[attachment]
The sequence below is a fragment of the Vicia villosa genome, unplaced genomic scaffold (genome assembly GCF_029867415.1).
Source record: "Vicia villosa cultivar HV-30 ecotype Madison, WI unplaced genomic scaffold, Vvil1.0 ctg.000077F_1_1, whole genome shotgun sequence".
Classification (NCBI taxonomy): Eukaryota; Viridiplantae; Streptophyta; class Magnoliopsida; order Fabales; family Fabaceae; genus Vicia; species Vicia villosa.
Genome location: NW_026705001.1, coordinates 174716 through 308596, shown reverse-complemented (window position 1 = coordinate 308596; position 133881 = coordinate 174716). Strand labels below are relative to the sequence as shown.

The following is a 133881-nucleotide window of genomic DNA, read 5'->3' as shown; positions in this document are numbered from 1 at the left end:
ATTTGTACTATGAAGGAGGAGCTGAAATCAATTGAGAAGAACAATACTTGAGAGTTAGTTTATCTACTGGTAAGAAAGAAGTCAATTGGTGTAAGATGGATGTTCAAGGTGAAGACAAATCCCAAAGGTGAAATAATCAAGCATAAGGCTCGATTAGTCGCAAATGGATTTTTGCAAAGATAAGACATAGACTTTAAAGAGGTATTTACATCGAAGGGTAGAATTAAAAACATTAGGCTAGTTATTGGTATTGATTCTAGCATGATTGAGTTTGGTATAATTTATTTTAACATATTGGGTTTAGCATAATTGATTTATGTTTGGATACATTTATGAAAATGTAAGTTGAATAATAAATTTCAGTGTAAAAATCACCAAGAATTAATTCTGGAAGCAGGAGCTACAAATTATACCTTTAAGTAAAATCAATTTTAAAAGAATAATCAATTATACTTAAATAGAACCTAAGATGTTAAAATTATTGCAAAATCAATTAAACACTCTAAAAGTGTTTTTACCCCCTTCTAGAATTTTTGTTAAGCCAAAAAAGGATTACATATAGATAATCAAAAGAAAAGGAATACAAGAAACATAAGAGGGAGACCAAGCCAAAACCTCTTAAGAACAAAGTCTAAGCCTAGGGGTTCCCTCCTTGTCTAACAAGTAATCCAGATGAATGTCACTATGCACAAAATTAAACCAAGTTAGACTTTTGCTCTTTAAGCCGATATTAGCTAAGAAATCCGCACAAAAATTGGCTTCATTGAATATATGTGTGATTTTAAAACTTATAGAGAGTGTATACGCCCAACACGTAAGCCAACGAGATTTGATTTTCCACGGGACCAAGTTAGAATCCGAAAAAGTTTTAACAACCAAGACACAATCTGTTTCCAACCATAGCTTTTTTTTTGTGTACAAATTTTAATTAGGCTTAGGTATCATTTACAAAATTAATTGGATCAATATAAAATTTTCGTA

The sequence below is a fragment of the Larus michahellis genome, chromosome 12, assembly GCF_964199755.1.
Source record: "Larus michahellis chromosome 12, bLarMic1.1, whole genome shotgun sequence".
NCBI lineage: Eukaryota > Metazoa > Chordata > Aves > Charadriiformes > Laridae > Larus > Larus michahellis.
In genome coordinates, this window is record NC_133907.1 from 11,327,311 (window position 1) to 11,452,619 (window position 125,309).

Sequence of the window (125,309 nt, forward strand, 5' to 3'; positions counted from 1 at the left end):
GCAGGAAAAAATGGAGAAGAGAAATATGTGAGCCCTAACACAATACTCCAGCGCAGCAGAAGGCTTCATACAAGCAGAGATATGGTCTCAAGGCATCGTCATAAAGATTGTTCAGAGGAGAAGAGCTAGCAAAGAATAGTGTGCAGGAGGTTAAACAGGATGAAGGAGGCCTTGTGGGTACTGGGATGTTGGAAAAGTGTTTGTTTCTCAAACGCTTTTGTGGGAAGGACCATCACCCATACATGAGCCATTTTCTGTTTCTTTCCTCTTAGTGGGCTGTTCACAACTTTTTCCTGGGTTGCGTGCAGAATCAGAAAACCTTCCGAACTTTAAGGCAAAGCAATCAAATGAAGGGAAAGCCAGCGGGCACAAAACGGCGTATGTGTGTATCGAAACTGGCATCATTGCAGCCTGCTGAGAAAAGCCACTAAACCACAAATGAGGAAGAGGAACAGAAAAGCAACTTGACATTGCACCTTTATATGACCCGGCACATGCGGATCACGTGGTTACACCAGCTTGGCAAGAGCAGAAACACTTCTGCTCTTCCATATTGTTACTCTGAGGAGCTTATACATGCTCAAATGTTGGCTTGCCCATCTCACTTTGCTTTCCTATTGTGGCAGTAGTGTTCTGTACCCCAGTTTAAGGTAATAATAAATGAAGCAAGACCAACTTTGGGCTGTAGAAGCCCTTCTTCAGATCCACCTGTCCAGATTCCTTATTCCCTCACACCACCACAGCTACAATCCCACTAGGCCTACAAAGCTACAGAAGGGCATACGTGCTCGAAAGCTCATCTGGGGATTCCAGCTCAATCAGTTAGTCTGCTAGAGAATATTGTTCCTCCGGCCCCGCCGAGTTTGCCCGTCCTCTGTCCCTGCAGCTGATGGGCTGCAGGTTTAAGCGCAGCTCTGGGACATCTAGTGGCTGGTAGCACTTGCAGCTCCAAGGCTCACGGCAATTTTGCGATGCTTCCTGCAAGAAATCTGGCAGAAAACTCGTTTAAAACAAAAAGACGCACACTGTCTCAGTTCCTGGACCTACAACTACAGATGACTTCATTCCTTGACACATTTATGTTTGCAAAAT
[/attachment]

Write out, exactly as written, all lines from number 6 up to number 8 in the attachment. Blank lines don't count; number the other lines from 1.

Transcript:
ATTTGTACTATGAAGGAGGAGCTGAAATCAATTGAGAAGAACAATACTTGAGAGTTAGTTTATCTACTGGTAAGAAAGAAGTCAATTGGTGTAAGATGGATGTTCAAGGTGAAGACAAATCCCAAAGGTGAAATAATCAAGCATAAGGCTCGATTAGTCGCAAATGGATTTTTGCAAAGATAAGACATAGACTTTAAAGAGGTATTTACATCGAAGGGTAGAATTAAAAACATTAGGCTAGTTATTGGTATTGATTCTAGCATGATTGAGTTTGGTATAATTTATTTTAACATATTGGGTTTAGCATAATTGATTTATGTTTGGATACATTTATGAAAATGTAAGTTGAATAATAAATTTCAGTGTAAAAATCACCAAGAATTAATTCTGGAAGCAGGAGCTACAAATTATACCTTTAAGTAAAATCAATTTTAAAAGAATAATCAATTATACTTAAATAGAACCTAAGATGTTAAAATTATTGCAAAATCAATTAAACACTCTAAAAGTGTTTTTACCCCCTTCTAGAATTTTTGTTAAGCCAAAAAAGGATTACATATAGATAATCAAAAGAAAAGGAATACAAGAAACATAAGAGGGAGACCAAGCCAAAACCTCTTAAGAACAAAGTCTAAGCCTAGGGGTTCCCTCCTTGTCTAACAAGTAATCCAGATGAATGTCACTATGCACAAAATTAAACCAAGTTAGACTTTTGCTCTTTAAGCCGATATTAGCTAAGAAATCCGCACAAAAATTGGCTTCATTGAATATATGTGTGATTTTAAAACTTATAGAGAGTGTATACGCCCAACACGTAAGCCAACGAGATTTGATTTTCCACGGGACCAAGTTAGAATCCGAAAAAGTTTTAACAACCAAGACACAATCTGTTTCCAACCATAGCTTTTTTTTTGTGTACAAATTTTAATTAGGCTTAGGTATCATTTACAAAATTAATTGGATCAATATAAAATTTTCGTA

The sequence below is a fragment of the Larus michahellis genome, chromosome 12, assembly GCF_964199755.1.
Source record: "Larus michahellis chromosome 12, bLarMic1.1, whole genome shotgun sequence".